Conlon also suggested the idea of grade centers similar to those in the Mohonasen Central School District. The idea of grade centers creates schools that house entire grades in one building.
"When you have grade centers, you are able to address issues like talented students who are sitting back bored because they are not being challenged, which is a travesty," Conlon said. "Do you remember when people were upset when we moved the sixth graders to the middle school? We did, and we adjusted. It's time we start paying attention to the bottom line, which is providing a better opportunity for our youth."
Board member Gary Normington said while he is not opposed to grade centers or closing a school, he feels the board would need to review the operational cost. He said he agrees that grade centers can provide a thriving environment.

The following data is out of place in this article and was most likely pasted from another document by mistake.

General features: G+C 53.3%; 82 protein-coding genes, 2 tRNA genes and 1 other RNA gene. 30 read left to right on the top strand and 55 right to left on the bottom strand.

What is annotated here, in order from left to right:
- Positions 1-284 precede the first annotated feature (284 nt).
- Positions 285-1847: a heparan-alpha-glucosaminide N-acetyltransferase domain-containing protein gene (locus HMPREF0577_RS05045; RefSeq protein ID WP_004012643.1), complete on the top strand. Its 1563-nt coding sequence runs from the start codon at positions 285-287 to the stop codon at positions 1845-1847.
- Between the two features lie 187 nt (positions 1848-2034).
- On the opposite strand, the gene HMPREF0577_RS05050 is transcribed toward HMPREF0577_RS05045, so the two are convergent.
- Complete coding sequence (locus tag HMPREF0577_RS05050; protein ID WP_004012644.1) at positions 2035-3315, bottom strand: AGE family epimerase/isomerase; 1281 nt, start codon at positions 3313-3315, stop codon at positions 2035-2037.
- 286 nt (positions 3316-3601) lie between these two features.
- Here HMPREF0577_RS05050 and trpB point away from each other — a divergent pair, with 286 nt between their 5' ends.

"One of my issues with closing a school is, what do you do with that building? Do you keep it open, do you rent it out? We have to make sure it is really a cost-effective option," said Normington.
Swartz said the board's greatest obstacle is separating a possible building proposition with a plan for the Excel aid.
"Part of me says let's continue to discuss and move forward with an Excel project, which again would not be exciting items. We are talking about water fountains, windows, doors and bathrooms, all things we need to be done, the details. I need to know where you sit as a board," said Swartz.
The board will continue to discuss the direction of the district, including the possibility of closing a school and simply reallocating students to allow classroom space to be used as offices.
"I am from Scotia, and Scotia people do not like big change. From a savings point of view I can see closing a school. I went to Mohawk school, which was closed, and I survived. We have to bring our options to the community. It's going to be a very emotional issue," said board member Colleen Benedetto. ""